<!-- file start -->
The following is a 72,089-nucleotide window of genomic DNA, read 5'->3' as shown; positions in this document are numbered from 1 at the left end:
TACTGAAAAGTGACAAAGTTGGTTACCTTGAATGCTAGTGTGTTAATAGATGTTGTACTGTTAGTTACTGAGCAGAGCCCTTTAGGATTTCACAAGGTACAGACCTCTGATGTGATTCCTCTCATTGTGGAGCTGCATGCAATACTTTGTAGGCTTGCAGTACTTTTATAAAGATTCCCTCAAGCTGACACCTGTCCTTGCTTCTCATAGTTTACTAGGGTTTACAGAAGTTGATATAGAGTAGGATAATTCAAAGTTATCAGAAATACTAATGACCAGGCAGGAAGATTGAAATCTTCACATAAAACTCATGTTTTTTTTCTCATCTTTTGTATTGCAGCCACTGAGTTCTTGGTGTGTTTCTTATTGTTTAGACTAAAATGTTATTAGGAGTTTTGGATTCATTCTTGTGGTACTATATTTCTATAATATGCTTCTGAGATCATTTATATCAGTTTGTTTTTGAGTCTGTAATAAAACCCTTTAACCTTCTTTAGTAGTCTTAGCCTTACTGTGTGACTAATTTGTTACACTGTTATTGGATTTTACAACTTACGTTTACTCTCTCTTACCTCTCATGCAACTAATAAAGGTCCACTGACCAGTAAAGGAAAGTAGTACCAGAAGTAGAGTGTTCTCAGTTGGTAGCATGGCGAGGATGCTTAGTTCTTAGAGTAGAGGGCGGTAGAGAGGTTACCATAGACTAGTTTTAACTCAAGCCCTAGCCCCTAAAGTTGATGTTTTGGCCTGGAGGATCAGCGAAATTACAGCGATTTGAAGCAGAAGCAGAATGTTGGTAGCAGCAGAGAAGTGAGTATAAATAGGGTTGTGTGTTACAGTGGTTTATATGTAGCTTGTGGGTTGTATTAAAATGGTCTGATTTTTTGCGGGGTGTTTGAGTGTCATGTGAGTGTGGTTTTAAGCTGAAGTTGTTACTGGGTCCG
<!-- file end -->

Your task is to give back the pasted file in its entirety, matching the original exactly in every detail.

The following is a 72,089-nucleotide window of genomic DNA, read 5'->3' as shown; positions in this document are numbered from 1 at the left end:
TACTGAAAAGTGACAAAGTTGGTTACCTTGAATGCTAGTGTGTTAATAGATGTTGTACTGTTAGTTACTGAGCAGAGCCCTTTAGGATTTCACAAGGTACAGACCTCTGATGTGATTCCTCTCATTGTGGAGCTGCATGCAATACTTTGTAGGCTTGCAGTACTTTTATAAAGATTCCCTCAAGCTGACACCTGTCCTTGCTTCTCATAGTTTACTAGGGTTTACAGAAGTTGATATAGAGTAGGATAATTCAAAGTTATCAGAAATACTAATGACCAGGCAGGAAGATTGAAATCTTCACATAAAACTCATGTTTTTTTTCTCATCTTTTGTATTGCAGCCACTGAGTTCTTGGTGTGTTTCTTATTGTTTAGACTAAAATGTTATTAGGAGTTTTGGATTCATTCTTGTGGTACTATATTTCTATAATATGCTTCTGAGATCATTTATATCAGTTTGTTTTTGAGTCTGTAATAAAACCCTTTAACCTTCTTTAGTAGTCTTAGCCTTACTGTGTGACTAATTTGTTACACTGTTATTGGATTTTACAACTTACGTTTACTCTCTCTTACCTCTCATGCAACTAATAAAGGTCCACTGACCAGTAAAGGAAAGTAGTACCAGAAGTAGAGTGTTCTCAGTTGGTAGCATGGCGAGGATGCTTAGTTCTTAGAGTAGAGGGCGGTAGAGAGGTTACCATAGACTAGTTTTAACTCAAGCCCTAGCCCCTAAAGTTGATGTTTTGGCCTGGAGGATCAGCGAAATTACAGCGATTTGAAGCAGAAGCAGAATGTTGGTAGCAGCAGAGAAGTGAGTATAAATAGGGTTGTGTGTTACAGTGGTTTATATGTAGCTTGTGGGTTGTATTAAAATGGTCTGATTTTTTGCGGGGTGTTTGAGTGTCATGTGAGTGTGGTTTTAAGCTGAAGTTGTTACTGGGTCCG